Most segments of the fossil fuel industry and its backers – both political and financial – will have a difficult period of financial adjustment in this abundant energy economy. Many people who have difficulties understanding the long term and unavoidable effects of the law of supply and demand may be confused by that statement.
Restrictions on developing new sources of energy are exactly what keeps fossil fuel so profitable and so geopolitically important. Without placing vast areas of potential resources off-limits and without an incredibly diverse set of artificial burdens placed on abundantly available energy from actinides like uranium, plutonium and thorium, prices for oil, natural gas, and coal would be several times lower than they are today.
It is often in the interest of existing suppliers to suggest and support rules that slow or stop their competitors. The most egregious examples of these anticompetitive actions often include grandfather clauses that exempts the existing suppliers from the most costly provisions of new regulations. As part of the regulatory sales job, the public is often told that these new rules are opposed by “the industry.” The truth is that there are many different points of view and interests at stake among all industries.
Environmental Effects Of Abundant Energy Policies
Removing artificial barriers to development would not automatically result in a dirtier environment; quite the opposite is more likely. It’s important to understand that even industrialists have families that appreciate clean air and clean water. Not only will laws designed to address real problems of pollution and its effects on the property and health rights of neighbors remain in place, but from the perspective of a systems engineer, pollution is visible evidence of economic inefficiency and waste.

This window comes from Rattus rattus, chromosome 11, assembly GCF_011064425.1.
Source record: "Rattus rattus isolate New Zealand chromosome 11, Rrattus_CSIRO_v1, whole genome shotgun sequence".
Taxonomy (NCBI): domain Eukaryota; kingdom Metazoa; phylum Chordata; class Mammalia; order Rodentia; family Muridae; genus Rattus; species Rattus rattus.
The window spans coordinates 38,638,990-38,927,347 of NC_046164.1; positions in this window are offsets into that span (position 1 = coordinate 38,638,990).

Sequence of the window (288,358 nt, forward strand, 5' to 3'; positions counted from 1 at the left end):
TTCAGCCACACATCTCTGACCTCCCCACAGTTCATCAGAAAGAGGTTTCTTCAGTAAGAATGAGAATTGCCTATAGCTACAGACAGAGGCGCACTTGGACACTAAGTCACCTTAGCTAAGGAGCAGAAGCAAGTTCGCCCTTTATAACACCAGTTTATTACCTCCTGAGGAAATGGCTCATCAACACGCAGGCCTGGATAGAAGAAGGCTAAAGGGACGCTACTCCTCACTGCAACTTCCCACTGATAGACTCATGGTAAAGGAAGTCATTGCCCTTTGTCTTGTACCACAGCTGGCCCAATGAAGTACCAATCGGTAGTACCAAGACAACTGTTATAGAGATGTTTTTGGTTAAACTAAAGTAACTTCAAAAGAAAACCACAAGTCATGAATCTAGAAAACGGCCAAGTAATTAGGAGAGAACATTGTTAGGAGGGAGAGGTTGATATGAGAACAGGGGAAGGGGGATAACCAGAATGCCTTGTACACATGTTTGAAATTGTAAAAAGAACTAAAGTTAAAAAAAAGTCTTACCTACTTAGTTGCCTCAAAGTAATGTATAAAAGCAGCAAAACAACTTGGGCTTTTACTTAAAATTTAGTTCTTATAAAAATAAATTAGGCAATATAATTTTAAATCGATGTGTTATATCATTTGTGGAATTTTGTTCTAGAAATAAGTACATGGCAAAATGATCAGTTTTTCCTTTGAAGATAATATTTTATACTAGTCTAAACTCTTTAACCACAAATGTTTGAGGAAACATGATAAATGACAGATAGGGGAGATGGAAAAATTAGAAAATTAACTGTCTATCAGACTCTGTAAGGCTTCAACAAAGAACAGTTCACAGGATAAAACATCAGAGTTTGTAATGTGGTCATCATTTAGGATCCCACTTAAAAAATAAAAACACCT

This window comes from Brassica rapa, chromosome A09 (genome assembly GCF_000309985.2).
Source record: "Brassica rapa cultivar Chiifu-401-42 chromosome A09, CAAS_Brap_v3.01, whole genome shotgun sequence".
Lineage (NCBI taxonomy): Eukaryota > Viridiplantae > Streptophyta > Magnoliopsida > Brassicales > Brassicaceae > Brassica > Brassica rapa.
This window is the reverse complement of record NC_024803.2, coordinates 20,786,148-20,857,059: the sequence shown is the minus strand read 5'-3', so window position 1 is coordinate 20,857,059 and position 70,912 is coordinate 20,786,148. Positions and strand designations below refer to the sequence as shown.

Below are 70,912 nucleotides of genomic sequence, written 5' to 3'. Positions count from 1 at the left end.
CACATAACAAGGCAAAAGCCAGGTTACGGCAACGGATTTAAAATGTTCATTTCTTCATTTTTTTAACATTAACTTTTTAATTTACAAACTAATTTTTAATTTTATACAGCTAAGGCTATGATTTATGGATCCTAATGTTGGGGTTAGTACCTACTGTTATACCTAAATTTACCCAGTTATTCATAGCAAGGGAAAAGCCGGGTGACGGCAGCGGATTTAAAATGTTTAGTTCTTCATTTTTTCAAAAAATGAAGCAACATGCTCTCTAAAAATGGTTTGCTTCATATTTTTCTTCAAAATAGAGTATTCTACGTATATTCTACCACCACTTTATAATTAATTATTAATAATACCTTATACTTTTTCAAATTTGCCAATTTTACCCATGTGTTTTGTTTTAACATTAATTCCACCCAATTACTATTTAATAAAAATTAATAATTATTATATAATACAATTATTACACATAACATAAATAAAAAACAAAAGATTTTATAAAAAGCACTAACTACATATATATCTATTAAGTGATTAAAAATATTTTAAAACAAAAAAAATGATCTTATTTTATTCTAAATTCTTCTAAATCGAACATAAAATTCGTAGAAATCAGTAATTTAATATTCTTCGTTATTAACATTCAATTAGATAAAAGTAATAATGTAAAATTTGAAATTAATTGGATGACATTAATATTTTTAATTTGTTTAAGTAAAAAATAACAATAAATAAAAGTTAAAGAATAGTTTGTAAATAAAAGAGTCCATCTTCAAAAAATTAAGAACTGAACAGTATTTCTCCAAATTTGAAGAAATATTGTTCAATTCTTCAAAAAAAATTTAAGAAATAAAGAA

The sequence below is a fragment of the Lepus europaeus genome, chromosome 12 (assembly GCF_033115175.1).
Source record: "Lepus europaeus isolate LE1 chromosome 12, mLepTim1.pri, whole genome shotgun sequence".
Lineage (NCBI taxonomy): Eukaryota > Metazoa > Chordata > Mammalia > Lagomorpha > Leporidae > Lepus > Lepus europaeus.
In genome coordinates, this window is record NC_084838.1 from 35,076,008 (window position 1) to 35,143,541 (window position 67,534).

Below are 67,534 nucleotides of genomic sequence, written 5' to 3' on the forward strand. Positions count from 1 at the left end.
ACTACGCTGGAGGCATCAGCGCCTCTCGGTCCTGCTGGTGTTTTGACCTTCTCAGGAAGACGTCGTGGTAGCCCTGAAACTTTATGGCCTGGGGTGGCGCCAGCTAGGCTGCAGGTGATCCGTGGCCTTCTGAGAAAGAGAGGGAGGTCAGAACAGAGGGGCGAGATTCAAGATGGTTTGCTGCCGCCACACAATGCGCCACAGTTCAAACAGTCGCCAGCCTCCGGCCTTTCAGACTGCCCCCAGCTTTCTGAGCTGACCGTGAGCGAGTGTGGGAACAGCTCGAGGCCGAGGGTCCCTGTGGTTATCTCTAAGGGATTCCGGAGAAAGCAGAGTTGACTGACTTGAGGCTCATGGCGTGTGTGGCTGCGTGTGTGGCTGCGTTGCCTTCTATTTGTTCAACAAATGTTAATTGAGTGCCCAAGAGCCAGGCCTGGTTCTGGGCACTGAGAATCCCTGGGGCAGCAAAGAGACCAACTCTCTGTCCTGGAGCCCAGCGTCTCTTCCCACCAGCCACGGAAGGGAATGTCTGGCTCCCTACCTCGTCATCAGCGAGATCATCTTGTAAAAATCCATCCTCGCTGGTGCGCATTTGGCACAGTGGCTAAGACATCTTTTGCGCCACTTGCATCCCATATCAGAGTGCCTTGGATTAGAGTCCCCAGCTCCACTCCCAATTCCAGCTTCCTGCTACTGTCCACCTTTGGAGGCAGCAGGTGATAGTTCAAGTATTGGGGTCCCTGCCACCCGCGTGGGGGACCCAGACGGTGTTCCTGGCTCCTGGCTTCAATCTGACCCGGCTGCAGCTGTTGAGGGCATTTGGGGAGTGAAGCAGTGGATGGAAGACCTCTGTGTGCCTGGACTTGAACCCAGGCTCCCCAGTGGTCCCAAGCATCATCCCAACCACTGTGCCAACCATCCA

For example, the “stuff” that pours out of the furnace of a coal stack is often non-combustible material that was dug out of the ground thousands of miles away from the power plant and then expensively transported to the power plant only to burden filters, grinders and conveyor belts and then stream out of the smokestack all while not providing any useful energy in return.
It’s possible and potentially lucrative to invest cheap, clean nuclear energy early in the fuel cycle to remove polluting impurities from coal before wastefully transporting those impurities and putting them irretrievably into the atmosphere, landfills or waterways. Some of the components of natural coal that cause major problems when left as impurities to be run through the cycle could be valuable raw materials if separated and purified in processing plants located in coal country.